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Backyard reno project: Jacking up the deck

Continuing the theme of making the backyard better by saving it from the ravaging effects of gravity and time, we visit the lower deck in the backyard. The Jack-All (pictured) and my dad's wisdom saved the day once again.

Continuing the theme of making the backyard better by saving it from the ravaging effects of gravity and time, we visit the lower deck in the backyard.

The Jack-All (pictured) and my dad's wisdom saved the day once again.

It was easy to see that the deck had sunk: the dimtwits who owned the home before us stained it in a hurry and left some smears of stain on the vinyl siding. The deck had an obvious dip as it came toward the edge of the house. At its furthest edge, it was several inches below where it should've been.

The problem was not entirely obvious -- the deck was so low to the ground that we could not even see what it was supposed to be sitting on.
A trip to Rona brought home some concrete pavers. The Jack-All was placed on one of the pavers and we slowly lifted the entire end of the deck. Some prybars, screwdrivers and wedgy things stopped the rising edge of the deck from catching on the vinyl siding it and crushing it as the deck went up.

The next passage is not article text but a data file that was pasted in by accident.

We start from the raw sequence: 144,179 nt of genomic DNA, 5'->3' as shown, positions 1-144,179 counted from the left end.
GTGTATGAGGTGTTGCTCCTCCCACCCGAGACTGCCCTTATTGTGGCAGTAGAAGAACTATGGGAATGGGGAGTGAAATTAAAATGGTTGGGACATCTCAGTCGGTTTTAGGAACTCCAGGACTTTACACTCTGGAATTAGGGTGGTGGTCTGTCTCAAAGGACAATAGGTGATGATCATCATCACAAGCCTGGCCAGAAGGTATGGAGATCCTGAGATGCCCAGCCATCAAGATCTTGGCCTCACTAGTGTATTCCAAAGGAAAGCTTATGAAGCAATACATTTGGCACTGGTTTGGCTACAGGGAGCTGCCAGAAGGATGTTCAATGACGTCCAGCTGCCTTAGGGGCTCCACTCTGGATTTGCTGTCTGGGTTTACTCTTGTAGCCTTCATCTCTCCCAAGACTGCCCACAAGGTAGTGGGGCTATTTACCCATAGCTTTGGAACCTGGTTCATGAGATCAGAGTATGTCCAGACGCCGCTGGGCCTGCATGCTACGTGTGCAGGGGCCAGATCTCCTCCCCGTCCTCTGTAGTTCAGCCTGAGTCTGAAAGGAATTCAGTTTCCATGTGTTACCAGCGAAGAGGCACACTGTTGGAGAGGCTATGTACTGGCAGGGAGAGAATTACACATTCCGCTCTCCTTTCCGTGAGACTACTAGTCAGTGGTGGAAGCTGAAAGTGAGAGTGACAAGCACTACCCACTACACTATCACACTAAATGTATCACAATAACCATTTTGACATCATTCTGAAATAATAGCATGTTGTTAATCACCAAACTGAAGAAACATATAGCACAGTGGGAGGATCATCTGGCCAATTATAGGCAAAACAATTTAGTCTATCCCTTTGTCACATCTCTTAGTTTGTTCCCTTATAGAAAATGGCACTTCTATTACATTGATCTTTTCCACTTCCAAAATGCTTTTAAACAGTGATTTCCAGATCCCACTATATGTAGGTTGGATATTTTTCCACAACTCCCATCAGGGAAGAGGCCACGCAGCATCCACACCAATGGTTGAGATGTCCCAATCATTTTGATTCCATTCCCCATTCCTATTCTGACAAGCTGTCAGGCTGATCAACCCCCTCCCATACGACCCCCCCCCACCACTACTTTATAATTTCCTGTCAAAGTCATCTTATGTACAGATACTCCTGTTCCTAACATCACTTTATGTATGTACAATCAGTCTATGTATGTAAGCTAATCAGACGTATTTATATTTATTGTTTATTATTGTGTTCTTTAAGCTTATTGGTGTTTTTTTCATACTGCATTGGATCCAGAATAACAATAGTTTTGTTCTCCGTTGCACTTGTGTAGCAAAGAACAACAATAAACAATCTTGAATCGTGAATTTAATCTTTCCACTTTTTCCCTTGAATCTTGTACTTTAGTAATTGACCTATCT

Once the deck was level, the sunken deck block was revealed. Through time and soft earth, the deck block had buried itself a few inches into the muck. We dug that out and laid in some gravel. It took a combination of trial and error and a bit of math to find the right level at which to declare the gravel enough.

A concrete paver went on top of the gravel, and the deck block on top of the paver. The gravel would stabilize the ground, the paver would spread the load over a wider area so it would sink more slowly, and the deck block would be the saddle for the deck joist to sit in.

Using wedges to protect siding when jacking up a sinking backyard deck.

If you look at the picture above, that corner on the left was sitting around the black foundation spray. Now it's up high. The tricky part here was getting the deck block in the right spot to lower the boards back onto. We left it a tiny bit high to allow for the gravel to settle, since we didn't have the means to compact it properly.

The project moved along the outer periphery of the deck, adding gravel and adjusting the deck blocks as we went along. In all, I think we adjusted four of the five outer deck blocks. All it took was a little shimming on one of them to make the whole outer rim stable and solid.

Project: Jacking up the deck

Now, all this outer lifting did leave a presumed sunken block at the center of the deck still sunken. There was no practical way to address this other than to find a dwarf handyman to crawl underneath, or pull off deck boards and work from below. This left the middle of the deck with a bit of bounce, but the overall structure is now supported better than ever, and best of all, it's just as level as we want.... accounting for a bit of slope away from the house for the sake of runoff. All in all, a tremendously successful project.

Big thanks to my father for his wisdom and strength. All it took was about two hours. Not much time at all, considering how much time we'd been worrying about it!


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